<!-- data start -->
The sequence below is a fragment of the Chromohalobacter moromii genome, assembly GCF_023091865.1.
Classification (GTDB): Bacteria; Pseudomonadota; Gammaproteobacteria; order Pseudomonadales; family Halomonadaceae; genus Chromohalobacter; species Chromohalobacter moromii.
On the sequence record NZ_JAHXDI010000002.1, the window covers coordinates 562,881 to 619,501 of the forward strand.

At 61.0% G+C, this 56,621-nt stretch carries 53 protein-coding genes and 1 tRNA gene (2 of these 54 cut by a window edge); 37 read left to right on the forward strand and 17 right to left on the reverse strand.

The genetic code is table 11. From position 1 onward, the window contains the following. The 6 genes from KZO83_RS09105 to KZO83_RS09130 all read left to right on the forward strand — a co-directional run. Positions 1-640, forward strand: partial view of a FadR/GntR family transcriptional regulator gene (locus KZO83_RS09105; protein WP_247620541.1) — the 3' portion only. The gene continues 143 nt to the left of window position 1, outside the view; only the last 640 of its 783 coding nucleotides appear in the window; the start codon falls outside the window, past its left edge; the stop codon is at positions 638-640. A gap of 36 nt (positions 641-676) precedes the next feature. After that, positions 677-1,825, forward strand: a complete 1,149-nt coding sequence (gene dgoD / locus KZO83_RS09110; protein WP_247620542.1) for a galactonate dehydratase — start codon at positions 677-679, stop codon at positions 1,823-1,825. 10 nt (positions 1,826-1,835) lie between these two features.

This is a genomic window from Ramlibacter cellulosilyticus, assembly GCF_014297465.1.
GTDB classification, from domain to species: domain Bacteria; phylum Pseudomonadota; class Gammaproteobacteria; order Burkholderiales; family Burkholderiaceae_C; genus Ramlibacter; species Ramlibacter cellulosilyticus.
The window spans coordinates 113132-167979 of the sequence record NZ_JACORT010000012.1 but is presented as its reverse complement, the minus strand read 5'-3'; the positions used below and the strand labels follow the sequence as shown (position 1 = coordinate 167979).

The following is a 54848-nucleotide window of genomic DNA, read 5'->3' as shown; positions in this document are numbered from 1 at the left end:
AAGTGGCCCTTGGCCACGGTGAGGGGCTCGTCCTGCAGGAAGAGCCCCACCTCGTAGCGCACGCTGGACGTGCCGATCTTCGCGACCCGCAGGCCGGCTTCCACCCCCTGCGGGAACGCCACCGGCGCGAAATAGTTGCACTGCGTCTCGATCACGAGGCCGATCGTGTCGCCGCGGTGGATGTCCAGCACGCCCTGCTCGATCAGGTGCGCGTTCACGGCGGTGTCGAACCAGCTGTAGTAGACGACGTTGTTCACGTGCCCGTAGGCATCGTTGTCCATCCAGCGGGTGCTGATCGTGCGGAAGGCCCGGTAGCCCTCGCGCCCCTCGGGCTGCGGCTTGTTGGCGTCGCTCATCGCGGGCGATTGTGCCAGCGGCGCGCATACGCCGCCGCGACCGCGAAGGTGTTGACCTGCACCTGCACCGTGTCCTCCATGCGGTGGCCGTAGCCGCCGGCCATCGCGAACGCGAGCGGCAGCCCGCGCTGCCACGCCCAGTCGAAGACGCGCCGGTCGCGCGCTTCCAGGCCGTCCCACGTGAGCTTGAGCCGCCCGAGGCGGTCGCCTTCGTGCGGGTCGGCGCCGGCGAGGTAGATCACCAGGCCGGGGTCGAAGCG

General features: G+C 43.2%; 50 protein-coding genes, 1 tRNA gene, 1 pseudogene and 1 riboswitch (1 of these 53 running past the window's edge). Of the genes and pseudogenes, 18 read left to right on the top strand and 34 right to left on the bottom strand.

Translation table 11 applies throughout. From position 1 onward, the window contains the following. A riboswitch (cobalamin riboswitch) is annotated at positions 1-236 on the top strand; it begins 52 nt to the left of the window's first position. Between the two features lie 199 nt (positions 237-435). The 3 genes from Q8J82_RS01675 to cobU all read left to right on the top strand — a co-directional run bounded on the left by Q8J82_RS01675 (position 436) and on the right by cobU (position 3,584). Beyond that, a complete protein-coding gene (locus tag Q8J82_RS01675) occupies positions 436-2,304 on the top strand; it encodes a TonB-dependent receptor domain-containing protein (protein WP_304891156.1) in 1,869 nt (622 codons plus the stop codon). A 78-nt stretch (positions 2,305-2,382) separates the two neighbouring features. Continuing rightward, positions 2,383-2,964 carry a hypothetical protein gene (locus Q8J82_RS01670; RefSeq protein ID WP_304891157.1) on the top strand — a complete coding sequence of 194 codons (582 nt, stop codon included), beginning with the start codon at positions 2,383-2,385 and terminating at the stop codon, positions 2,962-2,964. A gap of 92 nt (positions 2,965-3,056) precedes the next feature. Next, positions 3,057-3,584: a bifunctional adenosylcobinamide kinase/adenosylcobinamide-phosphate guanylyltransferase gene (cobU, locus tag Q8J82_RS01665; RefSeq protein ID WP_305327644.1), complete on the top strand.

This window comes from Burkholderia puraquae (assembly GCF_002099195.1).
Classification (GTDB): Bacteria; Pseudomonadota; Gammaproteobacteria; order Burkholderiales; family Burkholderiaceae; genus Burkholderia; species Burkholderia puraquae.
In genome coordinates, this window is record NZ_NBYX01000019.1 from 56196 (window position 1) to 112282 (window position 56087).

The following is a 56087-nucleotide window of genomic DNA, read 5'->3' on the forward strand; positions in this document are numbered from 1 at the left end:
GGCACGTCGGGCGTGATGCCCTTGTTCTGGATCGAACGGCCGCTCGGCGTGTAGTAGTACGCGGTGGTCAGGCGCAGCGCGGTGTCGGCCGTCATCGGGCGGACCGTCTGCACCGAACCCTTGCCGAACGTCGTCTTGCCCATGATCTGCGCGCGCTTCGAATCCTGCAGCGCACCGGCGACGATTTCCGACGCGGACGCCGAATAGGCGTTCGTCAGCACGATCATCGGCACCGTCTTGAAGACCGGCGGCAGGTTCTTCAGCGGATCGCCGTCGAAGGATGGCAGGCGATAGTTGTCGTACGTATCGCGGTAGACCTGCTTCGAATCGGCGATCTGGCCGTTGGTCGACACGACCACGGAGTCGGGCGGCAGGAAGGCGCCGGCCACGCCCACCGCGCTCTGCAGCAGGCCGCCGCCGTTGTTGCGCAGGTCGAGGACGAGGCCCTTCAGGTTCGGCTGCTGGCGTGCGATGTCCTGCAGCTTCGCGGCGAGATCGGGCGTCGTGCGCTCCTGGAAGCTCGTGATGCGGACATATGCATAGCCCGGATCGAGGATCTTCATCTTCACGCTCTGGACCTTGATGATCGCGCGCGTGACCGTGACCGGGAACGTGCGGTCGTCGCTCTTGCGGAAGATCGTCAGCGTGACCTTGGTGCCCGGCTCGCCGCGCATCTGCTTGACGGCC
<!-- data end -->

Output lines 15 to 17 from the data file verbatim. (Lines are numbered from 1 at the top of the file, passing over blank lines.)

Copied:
In genome coordinates, this window is record NZ_NBYX01000019.1 from 56196 (window position 1) to 112282 (window position 56087).

The following is a 56087-nucleotide window of genomic DNA, read 5'->3' on the forward strand; positions in this document are numbered from 1 at the left end:
GGCACGTCGGGCGTGATGCCCTTGTTCTGGATCGAACGGCCGCTCGGCGTGTAGTAGTACGCGGTGGTCAGGCGCAGCGCGGTGTCGGCCGTCATCGGGCGGACCGTCTGCACCGAACCCTTGCCGAACGTCGTCTTGCCCATGATCTGCGCGCGCTTCGAATCCTGCAGCGCACCGGCGACGATTTCCGACGCGGACGCCGAATAGGCGTTCGTCAGCACGATCATCGGCACCGTCTTGAAGACCGGCGGCAGGTTCTTCAGCGGATCGCCGTCGAAGGATGGCAGGCGATAGTTGTCGTACGTATCGCGGTAGACCTGCTTCGAATCGGCGATCTGGCCGTTGGTCGACACGACCACGGAGTCGGGCGGCAGGAAGGCGCCGGCCACGCCCACCGCGCTCTGCAGCAGGCCGCCGCCGTTGTTGCGCAGGTCGAGGACGAGGCCCTTCAGGTTCGGCTGCTGGCGTGCGATGTCCTGCAGCTTCGCGGCGAGATCGGGCGTCGTGCGCTCCTGGAAGCTCGTGATGCGGACATATGCATAGCCCGGATCGAGGATCTTCATCTTCACGCTCTGGACCTTGATGATCGCGCGCGTGACCGTGACCGGGAACGTGCGGTCGTCGCTCTTGCGGAAGATCGTCAGCGTGACCTTGGTGCCCGGCTCGCCGCGCATCTGCTTGACGGCC